But instead of heading north, they turned south. A mental sunburst brightened their minds. It was not another "Chancellorsville…another skedaddle" after all. "Our spirits rose," recalled one veteran who remembered this moment as a turning point in the war. Despite the terrors of the past three days and those to come, "we marched free. The men began to sing." For the first time in a Virginia campaign the Army of the Potomac stayed on the offensive after its initial battle.[4]

On May 8 Grant ordered the Army of the Potomac to resume its advance, skirmishing with Lee's Army at the Battle of Todds Tavern and, a few days later, fighting another major, inconclusive battle at the Battle of Spotsylvania Court House 10 mi (16 km) to the southeast.

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Casualties

Estimates of the casualties in the Wilderness vary. The following table summarizes estimates from a number of sources:

Casualty Estimates for the Battle of the Wilderness
Source Union Confederate
Killed Wounded Captured/
Missing
Total Killed Wounded Captured/
Missing
Total
National Park Service       18,400       11,400
Bonekemper, Victor, Not a Butcher 2,246 12,037 3,383 17,666 1,495 7,928 1,702 11,125
Catton, Grant Takes Command 2,265 10,220 2,902 15,387        
Eicher, Longest Night 2,246 12,037 3,383 17,666       7,750 –
11,400
Esposito, West Point Atlas       15,000 –
18,000
      c. 7,500
Foote, Civil War       17,666       7,800
Fox, Regimental Losses 2,246 12,037 3,383 17,666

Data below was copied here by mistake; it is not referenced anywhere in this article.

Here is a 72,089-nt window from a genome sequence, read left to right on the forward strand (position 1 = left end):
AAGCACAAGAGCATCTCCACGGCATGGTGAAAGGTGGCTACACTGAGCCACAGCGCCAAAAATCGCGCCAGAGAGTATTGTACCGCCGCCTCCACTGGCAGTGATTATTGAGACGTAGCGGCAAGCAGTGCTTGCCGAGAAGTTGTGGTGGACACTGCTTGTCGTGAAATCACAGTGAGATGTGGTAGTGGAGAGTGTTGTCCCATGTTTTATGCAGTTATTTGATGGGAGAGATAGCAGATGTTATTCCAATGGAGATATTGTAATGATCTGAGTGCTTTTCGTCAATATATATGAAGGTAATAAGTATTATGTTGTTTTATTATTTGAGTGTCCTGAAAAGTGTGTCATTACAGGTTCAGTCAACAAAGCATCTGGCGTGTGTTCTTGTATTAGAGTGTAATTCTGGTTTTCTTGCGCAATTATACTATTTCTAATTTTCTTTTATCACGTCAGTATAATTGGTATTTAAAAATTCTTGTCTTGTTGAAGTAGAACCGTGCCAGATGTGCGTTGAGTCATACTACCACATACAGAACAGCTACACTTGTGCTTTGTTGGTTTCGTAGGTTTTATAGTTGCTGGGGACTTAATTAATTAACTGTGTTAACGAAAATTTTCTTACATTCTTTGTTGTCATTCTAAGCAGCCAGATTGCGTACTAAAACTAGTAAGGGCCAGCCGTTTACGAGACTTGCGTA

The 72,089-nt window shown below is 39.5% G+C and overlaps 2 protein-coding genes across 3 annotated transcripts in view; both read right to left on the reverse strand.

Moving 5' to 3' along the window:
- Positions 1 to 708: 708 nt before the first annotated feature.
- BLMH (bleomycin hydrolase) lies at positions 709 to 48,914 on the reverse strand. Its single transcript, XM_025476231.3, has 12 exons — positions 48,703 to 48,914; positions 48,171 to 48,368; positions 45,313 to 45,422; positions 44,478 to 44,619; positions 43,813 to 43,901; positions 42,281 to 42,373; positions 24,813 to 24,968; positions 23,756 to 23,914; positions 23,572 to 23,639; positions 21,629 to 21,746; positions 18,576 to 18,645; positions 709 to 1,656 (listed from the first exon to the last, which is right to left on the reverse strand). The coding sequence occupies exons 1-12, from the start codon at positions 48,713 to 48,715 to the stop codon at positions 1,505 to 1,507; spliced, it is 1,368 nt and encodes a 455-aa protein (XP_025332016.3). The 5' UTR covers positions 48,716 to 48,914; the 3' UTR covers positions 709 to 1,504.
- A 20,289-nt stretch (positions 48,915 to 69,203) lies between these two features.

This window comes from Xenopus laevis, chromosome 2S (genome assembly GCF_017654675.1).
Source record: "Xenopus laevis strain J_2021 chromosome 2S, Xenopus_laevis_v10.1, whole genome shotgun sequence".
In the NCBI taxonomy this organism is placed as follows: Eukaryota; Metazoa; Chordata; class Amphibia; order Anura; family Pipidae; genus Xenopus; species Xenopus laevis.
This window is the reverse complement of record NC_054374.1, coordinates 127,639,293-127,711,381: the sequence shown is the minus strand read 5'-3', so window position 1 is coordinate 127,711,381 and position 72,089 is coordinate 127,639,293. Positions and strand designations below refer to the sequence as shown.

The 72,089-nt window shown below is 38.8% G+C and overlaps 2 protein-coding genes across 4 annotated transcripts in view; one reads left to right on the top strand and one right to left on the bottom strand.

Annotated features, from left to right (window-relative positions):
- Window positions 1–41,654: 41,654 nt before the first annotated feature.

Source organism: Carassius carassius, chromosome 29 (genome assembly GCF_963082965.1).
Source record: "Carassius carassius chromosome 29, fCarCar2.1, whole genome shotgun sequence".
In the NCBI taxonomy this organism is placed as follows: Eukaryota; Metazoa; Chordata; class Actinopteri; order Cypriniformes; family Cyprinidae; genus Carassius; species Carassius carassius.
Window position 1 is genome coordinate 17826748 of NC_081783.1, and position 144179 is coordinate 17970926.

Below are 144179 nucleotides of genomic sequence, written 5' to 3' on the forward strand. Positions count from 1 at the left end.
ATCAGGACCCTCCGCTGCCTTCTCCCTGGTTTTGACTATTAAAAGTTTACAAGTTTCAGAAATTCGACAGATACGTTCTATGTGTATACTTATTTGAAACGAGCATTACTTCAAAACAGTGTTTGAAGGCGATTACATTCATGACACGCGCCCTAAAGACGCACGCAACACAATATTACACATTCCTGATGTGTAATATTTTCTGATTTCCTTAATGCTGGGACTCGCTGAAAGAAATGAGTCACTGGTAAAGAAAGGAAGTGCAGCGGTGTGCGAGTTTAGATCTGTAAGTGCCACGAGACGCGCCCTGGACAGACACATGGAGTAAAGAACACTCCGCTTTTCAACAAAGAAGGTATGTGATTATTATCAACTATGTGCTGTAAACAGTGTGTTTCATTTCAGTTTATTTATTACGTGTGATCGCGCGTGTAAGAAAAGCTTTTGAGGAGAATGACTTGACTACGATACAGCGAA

McPherson, Battle Cry       17,500       under
10,500
Rhea, Battle of the Wilderness       over 17,666       about
11,000
Smith, Grant 2,261 8,785 2,902 13,948        

Gordon C. Rhea acknowledges the officially reported Union casualties of 17,666, but suspects that some of the returns—particularly in Warren's corps—were falsified on the low side, to minimize the negative impact of the battle on the public. He estimates Grant's loss at 17%. He accepts Union estimates of 11,000 Confederate casualties.[5]

Battlefield preservation

Proposed Wal-Mart Supercenter Location

Portions of the Wilderness battlefield are preserved as part of Fredericksburg and Spotsylvania National Military Park, established in 1927 to memorialize the battlefields of Fredericksburg, Chancellorsville, Spotsylvania Court House, and the Wilderness. In addition to this land that has been protected by the National Park Service, several volunteer organizations have been active in preservation activities.[6] The Friends of the Wilderness Battlefield have been active in helping to preserve and enhance the Ellwood Mansion, which was the headquarters for both Gouverneur K. Warren and Ambrose Burnside during the battle and the family cemetery there holds the plot where Stonewall Jackson's arm was buried. While the NPS acquired 180 acres (73 ha) of Ellwood in the 1970s, the FOWB is responsible for the preservation of the 1790s-era house and its interpretation.[7]